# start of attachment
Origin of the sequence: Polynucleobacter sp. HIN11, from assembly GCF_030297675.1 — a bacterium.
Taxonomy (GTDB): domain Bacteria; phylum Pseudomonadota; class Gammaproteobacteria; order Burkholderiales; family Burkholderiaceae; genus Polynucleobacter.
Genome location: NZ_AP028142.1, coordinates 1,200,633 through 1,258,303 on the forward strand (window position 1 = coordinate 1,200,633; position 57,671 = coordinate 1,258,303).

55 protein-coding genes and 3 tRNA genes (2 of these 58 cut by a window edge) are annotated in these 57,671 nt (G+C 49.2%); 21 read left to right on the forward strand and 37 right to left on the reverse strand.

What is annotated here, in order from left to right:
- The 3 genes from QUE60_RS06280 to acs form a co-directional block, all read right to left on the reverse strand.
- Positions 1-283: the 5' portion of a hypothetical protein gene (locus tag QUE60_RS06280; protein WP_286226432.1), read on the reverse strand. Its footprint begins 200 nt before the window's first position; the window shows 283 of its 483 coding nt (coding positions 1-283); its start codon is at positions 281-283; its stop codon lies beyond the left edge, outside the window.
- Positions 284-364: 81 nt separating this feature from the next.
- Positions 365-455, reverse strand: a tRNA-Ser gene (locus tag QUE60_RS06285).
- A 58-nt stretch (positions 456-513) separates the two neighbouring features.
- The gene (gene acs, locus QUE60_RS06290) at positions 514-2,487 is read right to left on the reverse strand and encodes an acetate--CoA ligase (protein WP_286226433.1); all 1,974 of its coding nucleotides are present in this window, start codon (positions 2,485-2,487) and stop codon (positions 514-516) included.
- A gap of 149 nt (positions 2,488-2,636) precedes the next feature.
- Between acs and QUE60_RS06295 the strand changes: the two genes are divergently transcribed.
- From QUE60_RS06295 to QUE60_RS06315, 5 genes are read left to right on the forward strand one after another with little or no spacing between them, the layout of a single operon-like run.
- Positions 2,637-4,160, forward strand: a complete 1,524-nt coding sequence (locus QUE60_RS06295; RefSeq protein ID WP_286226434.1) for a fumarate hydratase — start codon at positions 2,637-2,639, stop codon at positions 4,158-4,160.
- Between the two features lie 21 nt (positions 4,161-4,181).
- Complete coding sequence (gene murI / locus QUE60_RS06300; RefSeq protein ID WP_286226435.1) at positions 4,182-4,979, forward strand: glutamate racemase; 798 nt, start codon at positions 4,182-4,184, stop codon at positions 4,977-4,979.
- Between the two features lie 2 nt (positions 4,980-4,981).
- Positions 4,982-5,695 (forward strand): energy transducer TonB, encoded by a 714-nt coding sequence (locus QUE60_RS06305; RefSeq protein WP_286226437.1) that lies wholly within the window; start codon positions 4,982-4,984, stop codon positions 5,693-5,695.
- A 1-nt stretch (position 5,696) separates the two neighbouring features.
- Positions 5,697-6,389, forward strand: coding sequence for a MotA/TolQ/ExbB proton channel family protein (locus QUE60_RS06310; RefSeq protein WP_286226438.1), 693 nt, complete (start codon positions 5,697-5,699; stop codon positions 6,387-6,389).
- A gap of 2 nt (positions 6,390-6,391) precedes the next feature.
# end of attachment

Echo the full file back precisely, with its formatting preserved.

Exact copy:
Origin of the sequence: Polynucleobacter sp. HIN11, from assembly GCF_030297675.1 — a bacterium.
Taxonomy (GTDB): domain Bacteria; phylum Pseudomonadota; class Gammaproteobacteria; order Burkholderiales; family Burkholderiaceae; genus Polynucleobacter.
Genome location: NZ_AP028142.1, coordinates 1,200,633 through 1,258,303 on the forward strand (window position 1 = coordinate 1,200,633; position 57,671 = coordinate 1,258,303).

55 protein-coding genes and 3 tRNA genes (2 of these 58 cut by a window edge) are annotated in these 57,671 nt (G+C 49.2%); 21 read left to right on the forward strand and 37 right to left on the reverse strand.

What is annotated here, in order from left to right:
- The 3 genes from QUE60_RS06280 to acs form a co-directional block, all read right to left on the reverse strand.
- Positions 1-283: the 5' portion of a hypothetical protein gene (locus tag QUE60_RS06280; protein WP_286226432.1), read on the reverse strand. Its footprint begins 200 nt before the window's first position; the window shows 283 of its 483 coding nt (coding positions 1-283); its start codon is at positions 281-283; its stop codon lies beyond the left edge, outside the window.
- Positions 284-364: 81 nt separating this feature from the next.
- Positions 365-455, reverse strand: a tRNA-Ser gene (locus tag QUE60_RS06285).
- A 58-nt stretch (positions 456-513) separates the two neighbouring features.
- The gene (gene acs, locus QUE60_RS06290) at positions 514-2,487 is read right to left on the reverse strand and encodes an acetate--CoA ligase (protein WP_286226433.1); all 1,974 of its coding nucleotides are present in this window, start codon (positions 2,485-2,487) and stop codon (positions 514-516) included.
- A gap of 149 nt (positions 2,488-2,636) precedes the next feature.
- Between acs and QUE60_RS06295 the strand changes: the two genes are divergently transcribed.
- From QUE60_RS06295 to QUE60_RS06315, 5 genes are read left to right on the forward strand one after another with little or no spacing between them, the layout of a single operon-like run.
- Positions 2,637-4,160, forward strand: a complete 1,524-nt coding sequence (locus QUE60_RS06295; RefSeq protein ID WP_286226434.1) for a fumarate hydratase — start codon at positions 2,637-2,639, stop codon at positions 4,158-4,160.
- Between the two features lie 21 nt (positions 4,161-4,181).
- Complete coding sequence (gene murI / locus QUE60_RS06300; RefSeq protein ID WP_286226435.1) at positions 4,182-4,979, forward strand: glutamate racemase; 798 nt, start codon at positions 4,182-4,184, stop codon at positions 4,977-4,979.
- Between the two features lie 2 nt (positions 4,980-4,981).
- Positions 4,982-5,695 (forward strand): energy transducer TonB, encoded by a 714-nt coding sequence (locus QUE60_RS06305; RefSeq protein WP_286226437.1) that lies wholly within the window; start codon positions 4,982-4,984, stop codon positions 5,693-5,695.
- A 1-nt stretch (position 5,696) separates the two neighbouring features.
- Positions 5,697-6,389, forward strand: coding sequence for a MotA/TolQ/ExbB proton channel family protein (locus QUE60_RS06310; RefSeq protein WP_286226438.1), 693 nt, complete (start codon positions 5,697-5,699; stop codon positions 6,387-6,389).
- A gap of 2 nt (positions 6,390-6,391) precedes the next feature.